A New Way to Weigh Politicians' Words

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The Democratic presidential debate held two weeks ago at Howard University in Washington, D.C., rounded up a troika of meetings between the eight candidates in which they hashed out an image of their priorities and, collectively, the priorities of the party in this election cycle.

One popular way that blogs condense large amounts of material into a manageable index is with a “tag cloud,” in which all the major themes are mapped out in font sizes proportional to their frequency. The most common subject is the largest, and so forth. So we decided to apply the concept to the debates, creating a tag cloud for each Democratic candidate based on which topical words he or she said most frequently.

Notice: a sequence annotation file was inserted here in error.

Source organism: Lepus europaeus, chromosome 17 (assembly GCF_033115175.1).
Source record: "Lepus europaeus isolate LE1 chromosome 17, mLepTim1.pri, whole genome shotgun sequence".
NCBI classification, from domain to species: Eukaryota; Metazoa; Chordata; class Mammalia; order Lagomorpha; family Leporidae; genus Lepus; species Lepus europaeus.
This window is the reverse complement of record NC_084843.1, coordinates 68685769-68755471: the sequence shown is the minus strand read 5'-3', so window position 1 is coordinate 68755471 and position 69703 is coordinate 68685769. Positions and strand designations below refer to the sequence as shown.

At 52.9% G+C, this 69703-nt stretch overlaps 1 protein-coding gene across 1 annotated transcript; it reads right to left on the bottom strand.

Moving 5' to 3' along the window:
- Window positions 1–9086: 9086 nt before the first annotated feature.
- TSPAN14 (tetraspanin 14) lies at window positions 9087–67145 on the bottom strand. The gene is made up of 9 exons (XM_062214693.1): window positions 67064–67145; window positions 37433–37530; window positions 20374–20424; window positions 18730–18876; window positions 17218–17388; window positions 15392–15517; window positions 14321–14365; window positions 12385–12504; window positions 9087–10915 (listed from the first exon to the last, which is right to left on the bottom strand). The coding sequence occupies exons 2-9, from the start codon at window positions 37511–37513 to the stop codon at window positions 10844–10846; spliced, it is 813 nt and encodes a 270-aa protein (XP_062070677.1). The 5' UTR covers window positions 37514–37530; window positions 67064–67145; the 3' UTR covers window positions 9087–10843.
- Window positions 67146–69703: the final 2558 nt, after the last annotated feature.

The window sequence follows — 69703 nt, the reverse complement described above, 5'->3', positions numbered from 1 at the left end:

U.S. News tech producer James Stevenson and reporter Chris Wilson created the clouds by breaking out the transcripts by candidate and analyzing them with software that counts word frequency and eliminates highly common words, like articles and prepositions, to boil down a text to its themes.


See the tags for the Democratic debates mapped out here.

Clouds for the Republican candidates are forthcoming. Roll over a word to see the number of times it was said.